Published in 1776, in the same year as the Declaration of Independence, The Wealth of Nations has had an equally great impact on the course of modern history. Adam Smith's celebrated defense of free market economies was written with such expressive power and clarity that the first edition sold out in six months. While its most remarkable and enduring innovation was to see the whole of economic life as a unified system, it is notable also as one of the Enlightenment's most eloquent testaments to the sanctity of the individual in his relation to the state.
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About the Author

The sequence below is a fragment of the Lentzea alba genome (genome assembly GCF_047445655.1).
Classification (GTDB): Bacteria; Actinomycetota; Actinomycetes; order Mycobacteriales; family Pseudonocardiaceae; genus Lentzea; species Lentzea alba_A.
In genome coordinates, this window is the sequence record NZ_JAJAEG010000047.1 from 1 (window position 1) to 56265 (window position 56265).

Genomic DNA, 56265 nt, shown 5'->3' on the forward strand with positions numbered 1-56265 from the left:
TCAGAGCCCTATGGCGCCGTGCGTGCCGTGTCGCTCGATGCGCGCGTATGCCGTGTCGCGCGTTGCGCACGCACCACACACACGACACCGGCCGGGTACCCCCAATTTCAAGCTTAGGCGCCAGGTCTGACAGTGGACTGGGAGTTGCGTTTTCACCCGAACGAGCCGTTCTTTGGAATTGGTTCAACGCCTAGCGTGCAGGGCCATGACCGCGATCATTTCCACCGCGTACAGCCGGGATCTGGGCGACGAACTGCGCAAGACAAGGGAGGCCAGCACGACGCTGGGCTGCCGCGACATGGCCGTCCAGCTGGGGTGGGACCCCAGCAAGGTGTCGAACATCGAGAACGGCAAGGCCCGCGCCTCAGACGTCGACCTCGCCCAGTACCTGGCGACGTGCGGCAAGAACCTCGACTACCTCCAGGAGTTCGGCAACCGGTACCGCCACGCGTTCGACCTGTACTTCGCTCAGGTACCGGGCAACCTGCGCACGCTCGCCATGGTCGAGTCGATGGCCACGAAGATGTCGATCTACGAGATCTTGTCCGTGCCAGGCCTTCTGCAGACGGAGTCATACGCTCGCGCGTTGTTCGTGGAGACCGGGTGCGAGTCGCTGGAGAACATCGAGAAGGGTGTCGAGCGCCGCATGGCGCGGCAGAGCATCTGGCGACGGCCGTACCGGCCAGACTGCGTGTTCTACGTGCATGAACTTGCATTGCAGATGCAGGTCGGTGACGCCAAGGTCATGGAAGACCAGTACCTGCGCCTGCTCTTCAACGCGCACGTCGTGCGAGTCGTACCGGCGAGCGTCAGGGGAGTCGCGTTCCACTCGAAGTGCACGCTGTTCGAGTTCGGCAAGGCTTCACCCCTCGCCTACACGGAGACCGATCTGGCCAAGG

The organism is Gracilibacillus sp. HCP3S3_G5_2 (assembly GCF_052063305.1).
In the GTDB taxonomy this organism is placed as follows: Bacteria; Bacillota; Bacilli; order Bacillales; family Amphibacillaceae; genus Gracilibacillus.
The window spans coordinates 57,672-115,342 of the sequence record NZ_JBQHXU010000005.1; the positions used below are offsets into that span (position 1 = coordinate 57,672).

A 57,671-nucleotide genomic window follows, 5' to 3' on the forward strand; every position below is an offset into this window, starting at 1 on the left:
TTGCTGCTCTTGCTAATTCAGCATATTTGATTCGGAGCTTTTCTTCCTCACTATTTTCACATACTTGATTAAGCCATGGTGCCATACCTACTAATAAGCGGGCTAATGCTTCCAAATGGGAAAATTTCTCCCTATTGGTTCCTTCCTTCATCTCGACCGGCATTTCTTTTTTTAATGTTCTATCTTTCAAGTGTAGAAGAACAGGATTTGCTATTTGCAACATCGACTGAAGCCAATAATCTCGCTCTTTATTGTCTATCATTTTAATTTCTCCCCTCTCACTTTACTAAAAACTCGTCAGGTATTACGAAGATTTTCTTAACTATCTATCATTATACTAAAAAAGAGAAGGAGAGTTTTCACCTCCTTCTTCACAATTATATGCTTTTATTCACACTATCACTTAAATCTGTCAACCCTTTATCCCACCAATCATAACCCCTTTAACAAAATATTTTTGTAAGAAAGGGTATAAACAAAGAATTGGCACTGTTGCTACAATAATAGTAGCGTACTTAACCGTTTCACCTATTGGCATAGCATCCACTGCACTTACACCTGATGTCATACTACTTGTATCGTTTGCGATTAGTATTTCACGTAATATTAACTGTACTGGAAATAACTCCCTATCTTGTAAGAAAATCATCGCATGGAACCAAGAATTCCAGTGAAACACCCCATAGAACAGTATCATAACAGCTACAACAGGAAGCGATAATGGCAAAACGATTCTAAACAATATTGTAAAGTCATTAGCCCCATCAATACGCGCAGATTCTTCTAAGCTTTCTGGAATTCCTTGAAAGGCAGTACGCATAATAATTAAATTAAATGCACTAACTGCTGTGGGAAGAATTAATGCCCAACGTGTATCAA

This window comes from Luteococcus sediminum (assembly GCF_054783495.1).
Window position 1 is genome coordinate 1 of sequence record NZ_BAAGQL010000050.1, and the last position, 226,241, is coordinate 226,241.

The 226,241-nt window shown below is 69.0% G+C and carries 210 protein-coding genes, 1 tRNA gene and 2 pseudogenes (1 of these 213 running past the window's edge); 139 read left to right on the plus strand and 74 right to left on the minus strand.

Adam Smith was born in a small village in Kirkcaldy, Scotland in 1723. He entered the University of Glasgow at age fourteen, and later attended Balliol College at Oxford. After lecturing for a period, he held several teaching positions at Glasgow University. His greatest achievement was writing The Wealth of Nations (1776), a five-book series that sought to expose the true causes of prosperity, and installed him as the father of contemporary economic thought. He died in Edinburgh on July 19, 1790.
"Adam Smith's enormous authority resides, in the end, in the same property that we discover in Marx: not in any ideology, but in an effort to see to the bottom of things."
--Robert L. Heilbroner